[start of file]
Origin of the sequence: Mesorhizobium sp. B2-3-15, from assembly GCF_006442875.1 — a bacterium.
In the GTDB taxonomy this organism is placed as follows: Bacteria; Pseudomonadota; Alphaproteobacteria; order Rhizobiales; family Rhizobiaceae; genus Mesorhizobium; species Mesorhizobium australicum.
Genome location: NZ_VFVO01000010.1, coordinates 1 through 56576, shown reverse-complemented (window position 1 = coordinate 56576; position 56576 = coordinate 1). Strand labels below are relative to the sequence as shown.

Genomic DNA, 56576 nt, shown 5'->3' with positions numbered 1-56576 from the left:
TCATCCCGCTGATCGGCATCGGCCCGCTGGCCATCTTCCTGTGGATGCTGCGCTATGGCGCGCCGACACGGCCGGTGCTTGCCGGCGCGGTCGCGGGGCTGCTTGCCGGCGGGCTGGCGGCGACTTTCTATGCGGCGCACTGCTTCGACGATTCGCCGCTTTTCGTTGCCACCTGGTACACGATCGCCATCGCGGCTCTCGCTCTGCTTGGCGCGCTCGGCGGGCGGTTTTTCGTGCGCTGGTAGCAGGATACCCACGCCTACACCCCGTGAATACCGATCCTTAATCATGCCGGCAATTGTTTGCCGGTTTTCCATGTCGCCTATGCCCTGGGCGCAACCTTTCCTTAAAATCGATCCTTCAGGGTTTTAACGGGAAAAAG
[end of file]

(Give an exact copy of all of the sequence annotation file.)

Origin of the sequence: Mesorhizobium sp. B2-3-15, from assembly GCF_006442875.1 — a bacterium.
In the GTDB taxonomy this organism is placed as follows: Bacteria; Pseudomonadota; Alphaproteobacteria; order Rhizobiales; family Rhizobiaceae; genus Mesorhizobium; species Mesorhizobium australicum.
Genome location: NZ_VFVO01000010.1, coordinates 1 through 56576, shown reverse-complemented (window position 1 = coordinate 56576; position 56576 = coordinate 1). Strand labels below are relative to the sequence as shown.

Genomic DNA, 56576 nt, shown 5'->3' with positions numbered 1-56576 from the left:
TCATCCCGCTGATCGGCATCGGCCCGCTGGCCATCTTCCTGTGGATGCTGCGCTATGGCGCGCCGACACGGCCGGTGCTTGCCGGCGCGGTCGCGGGGCTGCTTGCCGGCGGGCTGGCGGCGACTTTCTATGCGGCGCACTGCTTCGACGATTCGCCGCTTTTCGTTGCCACCTGGTACACGATCGCCATCGCGGCTCTCGCTCTGCTTGGCGCGCTCGGCGGGCGGTTTTTCGTGCGCTGGTAGCAGGATACCCACGCCTACACCCCGTGAATACCGATCCTTAATCATGCCGGCAATTGTTTGCCGGTTTTCCATGTCGCCTATGCCCTGGGCGCAACCTTTCCTTAAAATCGATCCTTCAGGGTTTTAACGGGAAAAAG